The hot topic among sports leagues and sports programmers last week was 3D HD production. Sony Electronics and Fox Sports announced a deal to present a live 3D HD broadcast of the FedEx Bowl Championship Series (BCS) college football national championship game on Jan. 8 to both VIP guests at the Consumer Electronics Show in Las Vegas and paying customers at 82 3D-equipped theaters across the U.S.
Sony's sponsorship of the Fox 3D HD broadcast, which was formally unveiled at the Sports Video Group's annual League Technology Summit in New York after Fox Sports Chairman David Hill hinted at such a deal earlier this month, adds to the growing buzz in the industry over stereoscopic 3D HD production.
The announcement closely follows the NFL's demonstration 3D HD broadcast of a game between the San Diego Chargers and Oakland Raiders and the NBA's announcement that it will team with TNT to broadcast the All-Star Saturday Night event on Feb. 14 in 3D to 3D-equipped theaters.
“We're crossing the threshold from a science project to a real technology and a real broadcast medium,” says Jerry Steinberg, senior VP of field operations and engineering for Fox Sports, who will oversee Fox's standard HD and 3D HD broadcasts from Miami's Dolphin Stadium of the much-anticipated game between the University of Florida and University of Oklahoma.
Sony is sponsoring the Fox 3D broadcast partly because it will show prototype 3D-capable LCD displays at the CES show next month, as will several other set manufacturers. While 3D movies like Hannah Montana and Beowulf have been successful in 3D-equipped theaters and initial efforts at live 3D sports broadcasts are being aimed at ticketed customers in digital cinemas, most proponents think the living room is the eventual endgame for 3D fare.
Samsung and Mitsubishi have been selling 3D-capable DLP (digital light projection) HD sets for several years, and Samsung also makes a 3D plasma unit. The ability to support 3D HD on lightweight LCD displays is viewed by 3D supporters as a significant development toward potentially making 3D HD broadcasts a viable proposition for the living room.
“So much interest has been engendered by the consumer electronics manufacturers. I had no idea LCD [3D technology] would come so quickly,” says Steve Hellmuth, NBA VP of operations and technology, who spearheaded the NBA's 3D HD production of the 2007 All-Star Game and has helped the Cleveland Cavaliers and Dallas Mavericks stage their own local 3D HD broadcasts.
Because 3D HD requires additional production costs in both equipment and personnel that ad-supported networks are unlikely to bear, industry insiders suggest that 3D HD sports will most likely come in the form of pay-per-view events or 3D subscription packages.
“I think there will be a subscription model into the home,” Steinberg says. “But you have to start with theatrical and closed-circuit distribution.”
The 3D HD BCS broadcast will be produced separately from Fox's standard HD broadcast, using a dedicated Game Creek Video mobile production truck outfitted with specialized 3D cameras and processing equipment from 3Ality Digital. Fox will supply play-by-play announcers and some of its top production talent for the 3D broadcast.
The BCS broadcast will be transmitted via Cinedigm's CineLive satellite distribution network to a Sony-sponsored event in the Paris Hotel and Casino's Theatre des Arts in Las Vegas. Over 1,200 invited guests from the CES show will see the live 3D game displayed by a Sony SXRD 4K projection system with the help of digital cinema screen technology and glasses from RealD, a 3D projection specialist. RealD, which is co-sponsoring the CES event, also teamed with 3Ality for the NFL demonstration earlier this month.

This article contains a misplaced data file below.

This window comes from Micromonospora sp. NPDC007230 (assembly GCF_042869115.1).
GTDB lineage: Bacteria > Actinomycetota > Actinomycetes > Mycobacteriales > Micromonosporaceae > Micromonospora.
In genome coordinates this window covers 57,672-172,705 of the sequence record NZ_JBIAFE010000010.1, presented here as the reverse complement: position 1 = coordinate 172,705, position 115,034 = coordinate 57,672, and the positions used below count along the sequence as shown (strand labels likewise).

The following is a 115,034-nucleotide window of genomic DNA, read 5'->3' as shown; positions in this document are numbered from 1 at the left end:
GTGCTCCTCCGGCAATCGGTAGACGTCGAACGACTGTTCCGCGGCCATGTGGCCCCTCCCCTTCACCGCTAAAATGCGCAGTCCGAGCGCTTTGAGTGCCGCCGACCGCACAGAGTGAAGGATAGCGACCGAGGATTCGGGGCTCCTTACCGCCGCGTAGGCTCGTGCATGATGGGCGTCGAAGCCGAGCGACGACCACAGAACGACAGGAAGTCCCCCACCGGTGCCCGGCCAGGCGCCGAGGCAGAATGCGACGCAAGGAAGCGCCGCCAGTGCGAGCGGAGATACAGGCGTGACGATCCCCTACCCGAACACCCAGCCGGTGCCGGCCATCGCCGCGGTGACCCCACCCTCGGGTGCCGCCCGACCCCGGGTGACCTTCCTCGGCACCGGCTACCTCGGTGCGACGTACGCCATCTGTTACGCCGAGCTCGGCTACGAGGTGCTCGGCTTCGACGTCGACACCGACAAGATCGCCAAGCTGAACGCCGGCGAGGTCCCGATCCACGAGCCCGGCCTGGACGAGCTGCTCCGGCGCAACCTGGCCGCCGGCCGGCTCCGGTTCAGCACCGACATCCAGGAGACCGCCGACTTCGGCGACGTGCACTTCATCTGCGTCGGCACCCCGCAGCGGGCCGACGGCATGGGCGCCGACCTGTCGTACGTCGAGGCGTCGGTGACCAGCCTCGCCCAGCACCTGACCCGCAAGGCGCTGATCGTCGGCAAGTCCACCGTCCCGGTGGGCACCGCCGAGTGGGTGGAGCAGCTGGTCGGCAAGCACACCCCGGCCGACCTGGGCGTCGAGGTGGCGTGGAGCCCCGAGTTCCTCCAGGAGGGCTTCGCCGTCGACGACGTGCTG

Digital cinema firm Cinedigm will use its satellite network to broadcast the 3D HD game nationally to 82 Cinedigm-enabled theaters, which will charge $18-22 per ticket. Cinedigm is also working with TNT and the NBA to broadcast the All-Star Saturday Night event in 3D to the same theaters.
While none of the principals involved will disclose the cost of the BCS 3D broadcast, industry sources say that a price tag of $250,000 or more for a 3D production is a conservative estimate. 3Ality Digital executives say that eventually one truck and production crew could simultaneously support 3D and 2D HD broadcasts. But for now, 3D HD still requires a separate truck. 3Ality competitor Pace HD even has its own mobile unit that it has brought to the 3D NBA events it has produced.
Steinberg and other Fox executives say the network won't absorb the additional cost of 3D HD itself, as it did when making the move to HD production. Fox believes consumer electronics manufacturers that would like to promote 3D sets will have to step up financially to support the new format, just as manufacturers subsidized early HD broadcasts. Hence the sponsorship deal with Sony for the BCS game.
Sponsoring the 3D HD broadcast of the BCS game is a good fit for Sony because it shows off the full breadth of the company's production and display technology, says Alec Shapiro, senior VP of Sony Electronics' Broadcast and Production Systems. In addition to its 4K projector, Sony's cameras will be used in 3Ality's camera rigs, and Sony will have 3D-capable consumer displays on both the CES show floor and at the Paris Hotel event.
“I think it's something we're very capable of doing,” Shapiro says. “It's a lens-to-living-room story.”
That said, Sony, Fox and 3Ality Digital execs all agree that one element of the BCS production is out of their hands. That is having a compelling 3D game to watch, instead of a 34-7 blowout, like the Chargers' victory over the Raiders.
“It's all about the game,” Steinberg says. “San Diego Chargers and Oakland Raiders, I don't care if it's in 12D—that's a tough game to watch.”